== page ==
I know CS Lewis tells us there are four loves, but at the Becoming Passionate Teammates marriage workshop, Bob and Deb shared with us three phases or types of love that I think everyone needs to know about.
The first type of love was New Love. Most of us understand this phase. This is the kind you experience in the first few months of a relationship. The kind where you think about your significant other all time, talk all the time, get butterflies around each other, sweaty palms. It’s that really easy, new, romantic, honeymoon type of love. We all love this stage. And typically, it’s the stage that most of us cycled in and out of as teenagers as we hopped from one dating relationship to another. This is also the kind that Hollywood celebrities are often known for as they go from one marriage or relationship to another as the new love fades. They get addicted to the feelings of new love, and when they fade, they think, “I’m out of love.” So they drop the man or woman and pursue new love all ove again.
The second phase of love is Disappointed Love. We’ve all been here too. It’s what happens when new love fades. The butterflies are less frequent. Communication becomes a strain. The honeymoon phase is over. As I said before, this is where a lot of people bail and go seeking new love again. Unfortunately they think of love as only new love. New love is great, but if we really want to experience love like God intended, we move from new love, into disappointed love, and make the mature decision to move to the aptly named Mature Love.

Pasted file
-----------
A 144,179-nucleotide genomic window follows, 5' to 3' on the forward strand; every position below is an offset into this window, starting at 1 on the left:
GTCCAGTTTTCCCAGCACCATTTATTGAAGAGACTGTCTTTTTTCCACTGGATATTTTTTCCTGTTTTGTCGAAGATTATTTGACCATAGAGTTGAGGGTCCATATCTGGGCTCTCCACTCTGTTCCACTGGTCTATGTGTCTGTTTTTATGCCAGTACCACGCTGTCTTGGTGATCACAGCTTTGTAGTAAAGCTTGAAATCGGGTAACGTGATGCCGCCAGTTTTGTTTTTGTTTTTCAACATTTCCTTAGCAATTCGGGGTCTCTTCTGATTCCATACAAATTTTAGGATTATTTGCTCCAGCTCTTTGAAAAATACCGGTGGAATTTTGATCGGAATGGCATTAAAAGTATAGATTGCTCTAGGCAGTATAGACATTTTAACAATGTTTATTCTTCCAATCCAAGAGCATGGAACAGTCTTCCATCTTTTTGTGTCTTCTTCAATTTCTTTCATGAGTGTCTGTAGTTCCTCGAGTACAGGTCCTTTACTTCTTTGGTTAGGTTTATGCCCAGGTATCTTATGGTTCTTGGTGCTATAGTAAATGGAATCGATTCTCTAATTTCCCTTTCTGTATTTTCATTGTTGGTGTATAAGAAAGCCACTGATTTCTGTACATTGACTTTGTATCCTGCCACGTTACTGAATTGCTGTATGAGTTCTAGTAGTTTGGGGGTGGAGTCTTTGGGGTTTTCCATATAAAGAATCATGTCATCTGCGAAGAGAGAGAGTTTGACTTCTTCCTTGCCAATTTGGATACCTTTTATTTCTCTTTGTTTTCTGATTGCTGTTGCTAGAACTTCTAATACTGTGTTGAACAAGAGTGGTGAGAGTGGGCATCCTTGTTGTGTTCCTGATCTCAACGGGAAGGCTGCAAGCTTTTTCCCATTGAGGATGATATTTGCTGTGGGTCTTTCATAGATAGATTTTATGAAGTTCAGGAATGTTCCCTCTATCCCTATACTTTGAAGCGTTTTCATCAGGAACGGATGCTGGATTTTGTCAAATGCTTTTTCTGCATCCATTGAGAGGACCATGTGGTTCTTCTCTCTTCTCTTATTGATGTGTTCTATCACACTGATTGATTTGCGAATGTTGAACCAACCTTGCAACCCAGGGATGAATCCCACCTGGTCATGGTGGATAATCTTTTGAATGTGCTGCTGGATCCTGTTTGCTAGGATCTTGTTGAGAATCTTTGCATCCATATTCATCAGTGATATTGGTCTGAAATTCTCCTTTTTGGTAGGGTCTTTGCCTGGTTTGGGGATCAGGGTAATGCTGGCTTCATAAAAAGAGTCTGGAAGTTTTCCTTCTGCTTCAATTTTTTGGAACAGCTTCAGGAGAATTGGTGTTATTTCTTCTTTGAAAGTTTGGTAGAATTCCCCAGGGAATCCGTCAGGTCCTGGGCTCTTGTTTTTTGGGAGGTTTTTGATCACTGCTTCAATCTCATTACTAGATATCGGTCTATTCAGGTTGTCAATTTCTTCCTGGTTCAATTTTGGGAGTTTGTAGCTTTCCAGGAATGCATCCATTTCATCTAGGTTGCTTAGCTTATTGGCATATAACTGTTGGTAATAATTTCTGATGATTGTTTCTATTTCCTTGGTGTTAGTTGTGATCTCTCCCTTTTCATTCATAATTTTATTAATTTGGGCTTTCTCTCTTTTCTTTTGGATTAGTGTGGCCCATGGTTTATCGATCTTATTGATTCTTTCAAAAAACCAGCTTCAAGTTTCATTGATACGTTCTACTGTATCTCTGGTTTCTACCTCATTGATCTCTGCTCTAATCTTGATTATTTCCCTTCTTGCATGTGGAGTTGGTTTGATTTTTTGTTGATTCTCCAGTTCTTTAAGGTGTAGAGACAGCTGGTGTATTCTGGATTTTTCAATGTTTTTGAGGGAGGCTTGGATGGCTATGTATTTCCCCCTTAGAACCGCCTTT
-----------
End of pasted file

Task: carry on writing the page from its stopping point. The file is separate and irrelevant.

Mature Love is where, instead of of bailing out during disappointed love, or just resigning to a miserable lifetime in disappointed love, we work hard at knowing and loving our spouse, and begin intentionally practicing the things we naturally did in New Love. We realize that we are not children or teenagers, and that we can be men and women of our word, and that when we said, “I do” and “until death do us part” that God really intended for us to follow through.
The lesson we all need to learn is that our New Love will become Disappointed Love. This is natural. What we don’t need to do is here is bail out on our spouse. We need to mature, and commit to the hard work of loving as we move toward a Mature Love that can be more fulfilling then New Love will ever be. Let’s commit to ourselves, to God, and to our spouses that we will accept the fact of Disappointed Love, that we will not resign ourselves to Disappointed Love or bailing out in favor of New Love, but that we will work hard at growing through the challenges to an awesome Mature Love.
What Mature Love may look like?: